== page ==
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Psychology & Law Exam 1 Study Guide

by: Lindsay Smith

Psychology & Law Exam 1 Study Guide PSYCH 3860

Lindsay Smith
GPA 3.88

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Here is the study guide for our first exam in Psych & Law! If you have any questions, feel free to email me.
Law & Psychological Science
Denis McCarthy
Study Guide
Psychology, Law, Case Study, tarasoff, crime, police, exam, study, guide
50 ?




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This 14 page Study Guide was uploaded by Lindsay Smith on Monday September 26, 2016. The Study Guide belongs to PSYCH 3860 at University of Missouri - Columbia taught by Denis McCarthy in Fall 2016. Since its upload, it has received 30 views. For similar materials see Law & Psychological Science in Psychology (PSYC) at University of Missouri - Columbia.


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Date Created: 09/26/16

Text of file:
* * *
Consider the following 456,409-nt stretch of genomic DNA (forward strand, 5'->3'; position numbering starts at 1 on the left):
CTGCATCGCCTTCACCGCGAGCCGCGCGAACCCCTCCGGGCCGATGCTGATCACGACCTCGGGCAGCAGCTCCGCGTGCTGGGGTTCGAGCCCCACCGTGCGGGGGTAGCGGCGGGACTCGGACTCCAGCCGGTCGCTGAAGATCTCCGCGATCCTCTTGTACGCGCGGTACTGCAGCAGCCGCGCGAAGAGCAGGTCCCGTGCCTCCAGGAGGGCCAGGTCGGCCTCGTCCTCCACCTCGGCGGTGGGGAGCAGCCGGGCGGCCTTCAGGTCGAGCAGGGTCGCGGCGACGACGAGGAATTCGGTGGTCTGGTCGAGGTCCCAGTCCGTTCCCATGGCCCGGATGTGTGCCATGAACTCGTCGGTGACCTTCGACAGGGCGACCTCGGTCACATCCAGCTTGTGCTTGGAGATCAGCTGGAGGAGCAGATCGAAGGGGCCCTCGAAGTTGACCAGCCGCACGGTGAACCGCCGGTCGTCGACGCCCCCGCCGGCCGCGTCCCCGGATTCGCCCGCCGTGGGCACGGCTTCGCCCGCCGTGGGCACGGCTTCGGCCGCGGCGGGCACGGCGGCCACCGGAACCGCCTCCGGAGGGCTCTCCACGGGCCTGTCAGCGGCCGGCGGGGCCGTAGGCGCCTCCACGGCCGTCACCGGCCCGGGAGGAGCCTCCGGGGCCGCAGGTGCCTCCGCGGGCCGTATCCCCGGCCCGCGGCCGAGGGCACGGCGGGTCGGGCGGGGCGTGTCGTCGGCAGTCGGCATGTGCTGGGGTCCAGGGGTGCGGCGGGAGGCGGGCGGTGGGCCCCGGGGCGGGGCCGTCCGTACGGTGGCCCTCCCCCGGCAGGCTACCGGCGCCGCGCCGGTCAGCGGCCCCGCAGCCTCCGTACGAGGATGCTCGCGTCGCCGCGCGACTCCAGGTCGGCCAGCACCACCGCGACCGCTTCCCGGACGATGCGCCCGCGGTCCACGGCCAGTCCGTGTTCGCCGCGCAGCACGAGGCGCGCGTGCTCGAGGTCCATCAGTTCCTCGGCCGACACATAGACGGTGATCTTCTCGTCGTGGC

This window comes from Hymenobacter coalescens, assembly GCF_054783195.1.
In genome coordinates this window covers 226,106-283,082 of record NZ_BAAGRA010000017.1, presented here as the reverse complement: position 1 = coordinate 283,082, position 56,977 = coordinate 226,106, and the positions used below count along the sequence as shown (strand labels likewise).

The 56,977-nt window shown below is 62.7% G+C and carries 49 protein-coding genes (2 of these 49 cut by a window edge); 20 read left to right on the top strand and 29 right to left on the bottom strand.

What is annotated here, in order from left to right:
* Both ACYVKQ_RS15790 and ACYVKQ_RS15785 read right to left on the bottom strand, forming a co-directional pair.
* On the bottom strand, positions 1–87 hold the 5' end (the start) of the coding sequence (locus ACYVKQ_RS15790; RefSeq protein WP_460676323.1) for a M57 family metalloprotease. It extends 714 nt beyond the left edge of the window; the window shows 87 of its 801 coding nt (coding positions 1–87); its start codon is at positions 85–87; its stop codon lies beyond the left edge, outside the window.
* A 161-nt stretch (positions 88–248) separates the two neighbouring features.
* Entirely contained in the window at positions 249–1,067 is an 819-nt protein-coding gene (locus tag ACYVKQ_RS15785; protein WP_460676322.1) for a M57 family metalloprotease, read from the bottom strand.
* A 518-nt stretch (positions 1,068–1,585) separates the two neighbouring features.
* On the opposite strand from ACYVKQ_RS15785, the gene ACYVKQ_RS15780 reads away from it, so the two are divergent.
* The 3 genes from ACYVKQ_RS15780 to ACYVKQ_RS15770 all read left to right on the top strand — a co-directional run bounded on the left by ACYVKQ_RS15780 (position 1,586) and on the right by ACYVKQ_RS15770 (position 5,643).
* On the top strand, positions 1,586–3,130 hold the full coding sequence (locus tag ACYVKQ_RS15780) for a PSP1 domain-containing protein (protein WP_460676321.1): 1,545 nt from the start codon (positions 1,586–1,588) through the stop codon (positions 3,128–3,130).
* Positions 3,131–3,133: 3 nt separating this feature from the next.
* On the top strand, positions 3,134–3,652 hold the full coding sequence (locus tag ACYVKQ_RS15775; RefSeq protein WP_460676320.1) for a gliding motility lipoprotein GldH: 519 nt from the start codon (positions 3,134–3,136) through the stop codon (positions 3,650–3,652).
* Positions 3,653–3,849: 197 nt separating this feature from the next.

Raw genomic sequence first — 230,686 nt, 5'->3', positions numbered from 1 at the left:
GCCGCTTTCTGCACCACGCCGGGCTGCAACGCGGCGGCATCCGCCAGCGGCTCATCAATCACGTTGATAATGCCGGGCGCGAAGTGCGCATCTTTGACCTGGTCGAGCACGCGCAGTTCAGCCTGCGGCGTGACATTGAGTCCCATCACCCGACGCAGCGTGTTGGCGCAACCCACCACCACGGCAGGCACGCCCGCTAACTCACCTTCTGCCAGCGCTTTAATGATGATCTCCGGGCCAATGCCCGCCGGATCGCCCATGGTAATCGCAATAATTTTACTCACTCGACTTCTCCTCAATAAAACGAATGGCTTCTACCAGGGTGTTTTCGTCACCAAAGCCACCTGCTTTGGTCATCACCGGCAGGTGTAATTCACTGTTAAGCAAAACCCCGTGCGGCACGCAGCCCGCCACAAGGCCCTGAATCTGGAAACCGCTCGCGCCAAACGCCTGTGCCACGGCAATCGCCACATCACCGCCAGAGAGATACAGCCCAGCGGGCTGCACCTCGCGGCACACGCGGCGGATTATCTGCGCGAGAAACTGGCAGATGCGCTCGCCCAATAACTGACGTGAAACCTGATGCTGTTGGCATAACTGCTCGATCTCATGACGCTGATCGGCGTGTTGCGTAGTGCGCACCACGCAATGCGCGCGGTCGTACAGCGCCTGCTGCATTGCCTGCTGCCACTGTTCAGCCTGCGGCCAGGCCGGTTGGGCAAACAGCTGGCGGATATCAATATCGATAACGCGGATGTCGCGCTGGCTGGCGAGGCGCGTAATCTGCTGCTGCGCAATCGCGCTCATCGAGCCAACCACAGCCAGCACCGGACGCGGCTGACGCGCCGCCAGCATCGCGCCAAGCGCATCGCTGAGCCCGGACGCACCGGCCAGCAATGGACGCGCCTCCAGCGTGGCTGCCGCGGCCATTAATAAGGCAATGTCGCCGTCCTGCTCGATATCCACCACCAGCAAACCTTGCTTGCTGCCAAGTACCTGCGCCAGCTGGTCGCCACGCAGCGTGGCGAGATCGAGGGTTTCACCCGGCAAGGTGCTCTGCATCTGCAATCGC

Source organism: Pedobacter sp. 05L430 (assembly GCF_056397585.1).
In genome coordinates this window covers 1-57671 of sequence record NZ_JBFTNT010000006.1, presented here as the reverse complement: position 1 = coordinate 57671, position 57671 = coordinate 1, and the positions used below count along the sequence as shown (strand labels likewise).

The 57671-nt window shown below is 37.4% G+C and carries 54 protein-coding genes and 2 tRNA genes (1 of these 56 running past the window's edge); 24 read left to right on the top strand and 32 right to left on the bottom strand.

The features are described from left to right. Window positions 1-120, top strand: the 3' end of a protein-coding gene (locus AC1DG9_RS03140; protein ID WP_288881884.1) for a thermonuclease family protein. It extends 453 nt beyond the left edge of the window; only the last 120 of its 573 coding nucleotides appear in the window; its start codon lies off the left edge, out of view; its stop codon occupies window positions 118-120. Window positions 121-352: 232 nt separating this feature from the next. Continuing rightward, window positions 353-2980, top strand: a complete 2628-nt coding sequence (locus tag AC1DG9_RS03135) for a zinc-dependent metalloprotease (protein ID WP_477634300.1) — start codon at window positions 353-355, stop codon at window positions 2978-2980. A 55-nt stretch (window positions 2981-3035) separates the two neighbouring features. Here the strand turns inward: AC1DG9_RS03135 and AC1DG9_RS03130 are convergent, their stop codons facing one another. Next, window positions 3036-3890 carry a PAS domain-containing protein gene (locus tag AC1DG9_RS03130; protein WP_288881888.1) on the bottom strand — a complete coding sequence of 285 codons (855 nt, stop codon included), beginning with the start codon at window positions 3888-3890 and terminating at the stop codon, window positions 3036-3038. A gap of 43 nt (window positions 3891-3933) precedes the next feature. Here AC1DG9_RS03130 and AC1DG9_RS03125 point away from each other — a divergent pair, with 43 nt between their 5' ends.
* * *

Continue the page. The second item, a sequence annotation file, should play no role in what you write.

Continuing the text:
Lindsay Smith Psych & Law Study Guide Exam 1 Study Guide Before class exam review: 47-48 Q’s – all multiple choice, 3 open-ended questions Has implemented joke questions* No curving Need to know: Ch. 3 Theories of Crime EX) Biological – gene x environment interactions, neuropsychological abnormalities*, autonomic nervous system differences, physiological differences. Psychological – personality traits, psychopathy Theories what causes psychopathy? Containment theory, multiple component theory, differential association reinforcement, social learning theory, social labeling perspective Ch. 4 Police Screening procedures*, typical traits of police officers, how police spend their time, D.D.* MMPI (who they should not select as a police officer)—don’t need to know scales just basic def. and why it’s used. INWALD System and estimator variables Anxiety memory? Ryan Ferguson case: Movie My exam review: Ch. 1 Lecture Reasons for Law:  Human Creations  Conflict Avoidance & Resolution  Protect the Public  The Evolution of Laws Scientific Approaches to Law  Anthropological  Sociological  Philosophical  Psychological Four Choices:  Individual Rights v. Common Good  Equality v. Discretion  Truth v. Conflict Resolution  Science v. The Law Roles of Psychologists in the Law:  Basic Scientist  Applied Scientist  Policy Evaluator  Forensic Evaluator  Consultant Psychological Methods:  Experimental Method (control and manipulation)  Quasi-Experimental Designs (outside lab setting)  Survey Research (sampling to achieve representation of pop.) Validity: whether it measures what it claims to measure. Reliability: whether method would yield same results across time or examiners. Cases: Price Waterhouse v. Hopkins – Hopkins (female) not made partner, but had similar work credentials to others made partner. The rationale given was interpersonal, that she wasn’t great with customers, etc. Susan Fiske testified on stereotyping research with reference to the case. Stereotyping is more likely when a member of a small group or in a non-traditional role. Result was the burden of proof on the employer to show that people like Hopkins would have been treated the same. Tarasoff – (confidentiality and duty to warn) Psychologists’ duty to clients v. to society Confidentiality stands with:  Priests  Psychologist  Lawyer Good Sam. v. Duty to assist laws Every state has good Sam. laws now that say you won’t get in trouble for honestly trying to help someone in need. Duty to assist says there are penalties for failing to assist or report for those in need. Textbook Objectives: 1. Why do we have laws, and what is the psychological approach to studying law? 2. What choices are reflected in the psychological approach to law? 3. How do laws reflect the contrast between due process and crime control in the criminal justice system? 4. What are five roles that psychologist may play in the legal system, and what does each entail? Vocab: Forensic Psychologist – professionals who generate and communicate info. to answer specific legal questions or to help resolve legal disputes. Due Process Model – places primary value on the protection of citizens, including criminal suspects, from possible abuses by the police and system in general. Crime-control Model – seeks the apprehension and punishment of law- breakers. Discretion – considering the circumstances of certain offenders and offenses to determine the appropriate consequences. Equality – all people who commit the same crime should receive the same consequences. Principle of Proportionality – the punishment should be consistently related to the magnitude of the crime. Sentencing Disparity – tendency for judges to administer a variety of penalties for the same crime. Racial Bias – law enforcement use an individuals race as a basis for judgments of his or her behavior. Determinate Sentencing – offense determines the sentence and judges and parole commissions have little discretion. Procedural Justice – Idea of fairness in the processes that resolve disputes and allocates resources. Settlement Negotiation – pretrial process of give and take, offer and demand, that ends when a plaintiff agrees to accept what a defendant is willing to offer to end their legal disagreement. Amicus Curiae Brief – provides the courts with info. from psych. science and practice relevant to the issues in a particular case. Precedents – Rulings in previous cases. Case Law – law made by judges ruling in individual cases. Stare Decisis (let the decision stand) – abiding by previous decision. Basic Scientist – pursues knowledge for its own sake. Applied Scientist – dedicated to applying knowledge to solve real-life problems. Expert Witness – someone who possesses specialized knowledge about a subject. Policy Evaluator – provides data to answer questions. Forensic Evaluator – court appointed or hired by one of the parties involved in the litigation. Forensic Mental Health Assessment – tool and research study used in legal system to assess the suspect mentally. Trial Consulting – jury selection, community attitude surveys, or introduce findings in court, provide guidance to attorneys, and prepare witnesses to testify. Ch. 2 Lecture Vocab: Adversial System (each side presents their own evidence; higher customer satisfaction) Inquisitorial Approach (Judge questions the witnesses, lower customer satisfaction) Distributive Justice v. Procedural Justice D: rewards or outcomes are just or defined by some reasonable criterion P: process by which disputes are resolved Need to know: Court System: State courts – judges appointed or elected, deals with state laws, with multiple tiers like lower courts, trial courts, court of appeals, and state supreme court. Fed courts – judges appointed by pres, confirmed by senate. Consists of U.S. district courts, intermediate appellate courts (court of appeals- 13 of them with 3 judge panels), and U.S. Supreme Court (accepts few cases). Intention: committing an act deliberately, willfully, instead of via accident or carelessness. Attribution Theory: Differences in how people assign intention.  Internal – External (due to external factors, or an internal problem)  Stable – Unstable (consistency, how often it occurs)  Global – Specific (circumstantial to situations or not) Ex) internal, stable, global = stronger intent *tend to make internal, stable about others and external, unstable about ourselves. Textbook Objectives: 1. What is the difference between the adversarial and inquisitorial models of trials? 2. How do notions of morality and legality differ? 3. How do different models of justice explain people’s level of satisfaction with the legal system? 4. What is commonsense justice? 5. How are judges selected and how do their demographic characteristics and attitudes influence their decisions? 6. How does the experience of law school affect its students? 7. What is known about lawyers’ professional satisfaction? 8. What factors explain lawyers’ overconfidence and how can it be remedied? Vocab: Adversarial – exhibits, evidence, and witnesses are assembled by representation of both sides to try to convince the judge/jury that their side is the truthful one. Inquisitorial – the judge has more control over the proceedings in regards to evidence, arguments and witnesses. (European) Legality – looked at in terms of black-letter-law. Morality – based on sympathy, compassion, often times euthanasia. Distributive Justice – a person will be more accepting of decisions and resolutions if the outcomes seem just. Procedural Justice – if individuals view the procedures of dispute resolution or decision-making as fair, then they will view the outcome as just, regardless if it favors them or not. Commonsense Justice – ordinary citizens’ basic notions of what is just and fair. Diversion – Problem-solving courts deal with the underlying reasons st that individuals commit crimes in the 1 place rather than focus on the punishment for the crime. Legal Formalism – perspective that judges apply legal rulings to the facts of a case in a careful, rational, mechanical way, and pay little need to political or social influences on their judgments. Legal Realism – judges’ decisions are influence by a variety of psychosocial and political factors, and judges do indeed concern over real-world ramifications of their decisions. Intuitive processes – occur spontaneously without careful thought or effort. Deliberative Processes – involve mental effort, concentration, motivation and the application of learned rules. Self-determination theory of optimal motivation – describes situational and personality factors that cause positive and negative motivation and also changes in subjective well-being. Intrinsic Motivation – engaging in an activity because it is interesting and enjoyable. Extrinsic Motivation – pursuing goals that would please and impress others. Therapeutic Jurisprudence – notion that the law can serve therapeutic purposes, with traditional legal structures and procedures. Illusion of Control – lawyers may discount the strengths of their adversaries, whims of judges, their own weaknesses, and make predictions of personal success than are higher that maybe warranted by reality. Ch. 3 Lecture Need to know: Approaches to Crime:  Legal Approach (prescriptive)  Sociological (why crime happens)  Bio/Psycho. (why does an individual commit a crime?)  Socio/Psycho. (Integrates person and environment) Sociological: societal, structural and subcultural explanations of crime. Biological: Genetic approaches  Low MAOA with maltreatment  Differences in PFC and subcortical areas (amygdala)  Low ANS activity  Passive avoidance deficits  High testosterone, insulin but low serotonin Psychological: criminal-thinking patterns (High irritability, low agreeableness, low empathy, and low frustration tolerance) Socio/Psycho: Control Theories Psychopathy – Cleckley NOT neurotic or psychotic, alcohol/drug abuse connection, cyclical behavior patterns, history of family problems and parental deficits. Characteristics: glib, charming, knowledgeable, selfish, non- empathetic, emotionally flat, and deceitful. Hare Same characteristics as Cleckley Neuropsychological factors critical Under-aroused nervous system, difficulty learning, difficulty with executive functions Has the PCL-R to measure adult psychopathy (interpersonal and emotional components and deviant behaviors/lifestyle) Anti-social Personality Disorder 1. Impairment in self-functioning (personal gain) 2. Impairments in interpersonal/gratification Control Theories - Reckless containment theory: society places clear limits on behavior Learning Theories - Differential association reinforcement theory: combo of O.C. and Modeling - Social Learning Theory: emphasis on vicarious learning (models: family, culture, etc.) Multiple Component Learning Model: (learning and individual differences – largely biological) Social Labeling Perspective: “self-fulfilling prophecy” Primary Deviance – criminal’s behavior Secondary Deviance – societies’ reactions Integrative Theories - Antecedent conditions - Early indicators (hyperactivity, impulsivity, inattention, and misconduct) - Developmental issues - Maintenance factors (social labeling, iatrogenic effects of jail) Textbook Objectives: 1. Theories of crime can be grouped into four categories, what are they? 2. Among sociological explanations of crime, how does the subcultural explanation differ from the structural explanation? 3. What is emphasized in biological theories of crime? 4. What psychological factors have been advanced to explain crime? 5. How do socio/psycho theories view crime? Theories of Crime: - Sociological - Biological - Psychological - Socio/Psycho. Structural v. Subcultural Structural: emphasize that dysfunctional social arrangements halt people’s efforts towards legitimate attainments  resulting in breaking the law. Subcultural: holds that crimes originate when various groups of people endorse cultural values that clash with the dominant, conventional rules of society. Biological –  Twin/adoption studies  Low MAOA with maltreatment  Increased rates of abnormal EEG patterns related to prison pop.  Amygdala, hippocampus, thalamus and midbrain related to neg. emotions  Low IQ related to conduct disorder  ANS-low arousal and physiological response related to criminality  Increased testosterone, increased insulin, decreased serotonin, related to aggression Psychological –  Criminal Thinking patterns  Personality-based explanations  Psychopathy/Anti-social personality disorder Socio/Psycho-  Control theories  Learning theory  Conditioning  Differential association  Reinforcement theory  Social learning theory  Social labeling theory Ch. 4 Lecture History: 1910’s – Terman & Thurstone* (tested existing police, found below avg. IQ, 1 recommendations for screening popo) 1965 – 27% of agencies had some testing 1973 – NAC called for all officers to be screened 1980’s – 50% screened Now – almost all screened Need to know: Characteristics of Police:  Incorruptible  Well-adjusted  Dedicated  Disciplined  People or service oriented  Ability to control emotions  Logical reasoning skills Issues*: criterion questionable, restriction of range, impression management Criteria to rule-out certain people:  Health  Education Level  Felony Convictions  Emotional Fitness Testing:  Interview (structured interviews best)  Situational Testing (overly specific and expensive*)  Psych Testing  IQ (avg. – above avg. only)  Personality Tests (MMPI, CPI, 16PF, Inwald – 26 scales for relevant police behavior) Special Issues:  Mentally Ill  Diversion Programs  Domestic Disturbances  Hostage incidents  Takeover of prison  Terrorism What do officers do?  Enforcing law – 10%  Maintaining order – 30%  Providing Services – 60% Police Stress  Physical/Psychological threats  Burnout  Lack of control & appreciation & support  Team policing  Therapy Cases: Tennessee v. Garner – 1985 Once an officer has indicated intent to arrest a suspect, if they resist or flee, the officer can use all means necessary to capture. *Ed Garner ran after being told to stop and was shot and killed Results: Lther courts agreed with statute but Supreme Court shot it down. 4 amendment against unreasonable search and seizure Deadly force must be reasonable, and only is on 2 conditions – 1. Required to effect the arrest 2. There is reason to believe the person is a threat *Garner only met 1 condition Scrivner Study –profiles of officers prone to excessive force  Personality disorders  Previous job-related experiences  Problems in early career, impulsive  Heavy-handed patrol style  Anxiety-producing personal problems Textbook Objectives: 1. What is the role of the police in our society? 2. What procedures are used to select police? 3. How has the training of police officers expanded into new areas? 4. Describe the different activities of the police. Is law enforcement central? 5. What stressors do the police face? 6. What is the relationship between the police and the communities they serve? Role of Police –  Protect the people  Keep peace Procedures for Selecting Police Then: Training  no test/interview Now: Training  test  psych eval. With @ least 80 IQ  interviews Expanded Training  Situational tests  Psych tests (MMPI)  Fitness Eval.  Training for Crisis’ Police Activities  Enforce the law  Maintain order  Providing services (central focus) Stressors  Physical/Psychological  Evaluation systems (court or media)  Organizational problems (lack of support in field) Relationship between police & communities: - Critical: Concerns: police brutality & racial profiling Ch. 5 Lecture Need to know: Power of eyewitness testimony: - Quality often determines outcome - Most people believe inaccuracy of observation and memory - Research: eyewitness testimony at least partially unreliable Human Perception: - Sensory input organized meaningfully - Processors in cerebral cortex - Interpretive yet non-conscious - End product selective, incomplete Memory: Encoding – Stress Individual differences in stress response (anxiety) Storage Retrieval Memory is malleable New experiences affect memory Misleading new info distorts memory Weapon Focus Effect - Novelty not anxiety - Strong support - Familiarity with weapons may lessen effect Witness Confidence Low correlation with accuracy, but accuracy and confidence are positively related; on the other hand, high confidence means likely inaccurate. Wells: post-id feedback effect increased confidence, NOT accuracy. Expectations & Prejudices Other race effect: Other races don’t often identify other races well in a suspect lineup; they’re better at identifying their own races. Reforms: Cognitive interview – contextual & emotional info increase detail Lineup Instructions – “suspect may not be here.” & better filler people Sequential Presentation Lineup – reduces mis-id by 22% but correct ID by 8% Safeguards for trial - Attorney, judge and jury should know factors affecting witnesses - Limit eyewitness testimony - Allow expert testimony about witnesses - Judges instructions Children Recall less detail, but can still be accurate Bad at lineups if perp. is not present Nature of questioning very significant (open v. suggestive) Communication Modality (CCTV- based on <10 and mental status) - Violates the confrontation clause of 6 amendment - Could protect child victims - Allowed by supreme court (Maryland v. Craig) - Children provide more details on CCTV - May bias against child and in favor of defendant - Videotape more credible than written Hypnosis – for lost mems - Some evidence for hyper amnesia - Some added not-true info (confabulation) - Memory hardening: people become surer of all info. - More susceptible to biases and leading questions Admissibility varies - Pre-1980: jurors can weight how important/accurate it is State v. Hurd (1981): sets standards for when it is allowed State v. Mack: not accepted by science, not allowed Rock v. Arkansas: U.S. Supremes overturn state law disallowing (Only holds for defendant, due to defendants rights, not clear about others) Repression – unconscious forgetting of traumatic events Clinician authored report emphasized the repression interpretation Researcher authored report challenges validity of repressed memory Geraerts (2007): sought to corroborate 45% never forgotten abuse was abuse corroborated 37% that were forgotten and recalled out of therapy 0% that were recalled in therapy *Psychologists are capable of inputting false mems into people’s brains. Experiments: Wells – looking through photo ID books, victims said culprit was present 54%, 21% said not there Culprit removed only 32% said not there (Evidence for relative judgment) Trials: McMartin (1980s): sexual abuse in the day care trial after accusations made my preschoolers Ryan Ferguson case – movie in class! Vocab: Unconscious transference: seeing someone 2x in 2 different line-up books, can transfer memory as if it were true, in this case a suspect. System Variables: controllable by the justice system. Ex): how lineup is conducted Estimator Variables: factors that affect eyewitness that needs to be estimated in determining accuracy. Ex): lighting conditions, etc. Dissociation: memory irretrievable for some time, Textbook Objectives: 1. What psychological factors contribute to the risk of mistaken IDs in the legal system? 2. What are the defining features of estimator, system, and post diction variables in the study of eyewitness testimony? 3. How do jurors evaluate the testimony of eyewitnesses, and how can psychological research help jurors understand the potential problems of eyewitness testimony? 4. Can children accurately report on their experiences of victimization? What factors affect the accuracy of their reports? Are they likely to disclose abuse? 5. Can memories for trauma be repressed, and if so, can these memories be recovered accurately? Psych factors that are risks for mistaken IDs – - False memories - Environmental circumstances - Investigation mistakes - Encoding issues - Retention interval - Post-event info/questioning - Retrieval issues - Unconscious transference Features that define estimator & post diction variables – - Estimators can only be estimated, NOT controlled - System variables are under control by legal system - Post diction correlates with accuracy of IDs. Psych research helps jurors to understand eyewitness testimony problems by –* - Jurors taking it accurately and truthfully without a grain of salt - Psych research helps them to better understand eyewitness reliability in terms of memory from a post-traumatic event. Children’s accuracy with victimization – Can be accurate unless repressed, but don’t often discuss abuse. Helps if questions are open-ended and they are interviewed multiple times. Memory repression & recovery – Memories can be repressed after traumatic events but recovery depends on the time and age of the person when they were abused. They can be recovered best with interviewing techniques but they’re not usually accurate. (Also, recall therapy can cause legal issues)